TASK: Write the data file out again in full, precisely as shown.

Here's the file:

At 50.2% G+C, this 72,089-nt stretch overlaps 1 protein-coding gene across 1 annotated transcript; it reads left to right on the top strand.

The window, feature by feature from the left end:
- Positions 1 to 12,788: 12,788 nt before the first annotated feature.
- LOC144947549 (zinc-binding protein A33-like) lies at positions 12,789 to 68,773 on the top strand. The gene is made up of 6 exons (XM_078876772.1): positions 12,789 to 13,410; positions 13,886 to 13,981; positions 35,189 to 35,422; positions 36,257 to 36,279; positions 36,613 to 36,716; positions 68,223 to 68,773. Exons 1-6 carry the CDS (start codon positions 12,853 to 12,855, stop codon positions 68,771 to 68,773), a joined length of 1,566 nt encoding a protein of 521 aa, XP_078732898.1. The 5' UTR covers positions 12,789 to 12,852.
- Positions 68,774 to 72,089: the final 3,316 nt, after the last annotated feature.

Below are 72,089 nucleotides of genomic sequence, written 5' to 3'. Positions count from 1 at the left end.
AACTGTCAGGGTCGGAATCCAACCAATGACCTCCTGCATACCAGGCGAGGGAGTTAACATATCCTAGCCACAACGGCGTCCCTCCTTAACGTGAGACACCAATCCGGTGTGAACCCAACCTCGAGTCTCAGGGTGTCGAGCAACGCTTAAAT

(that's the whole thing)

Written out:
At 50.2% G+C, this 72,089-nt stretch overlaps 1 protein-coding gene across 1 annotated transcript; it reads left to right on the top strand.

The window, feature by feature from the left end:
- Positions 1 to 12,788: 12,788 nt before the first annotated feature.
- LOC144947549 (zinc-binding protein A33-like) lies at positions 12,789 to 68,773 on the top strand. The gene is made up of 6 exons (XM_078876772.1): positions 12,789 to 13,410; positions 13,886 to 13,981; positions 35,189 to 35,422; positions 36,257 to 36,279; positions 36,613 to 36,716; positions 68,223 to 68,773. Exons 1-6 carry the CDS (start codon positions 12,853 to 12,855, stop codon positions 68,771 to 68,773), a joined length of 1,566 nt encoding a protein of 521 aa, XP_078732898.1. The 5' UTR covers positions 12,789 to 12,852.
- Positions 68,774 to 72,089: the final 3,316 nt, after the last annotated feature.

Below are 72,089 nucleotides of genomic sequence, written 5' to 3'. Positions count from 1 at the left end.
AACTGTCAGGGTCGGAATCCAACCAATGACCTCCTGCATACCAGGCGAGGGAGTTAACATATCCTAGCCACAACGGCGTCCCTCCTTAACGTGAGACACCAATCCGGTGTGAACCCAACCTCGAGTCTCAGGGTGTCGAGCAACGCTTAAAT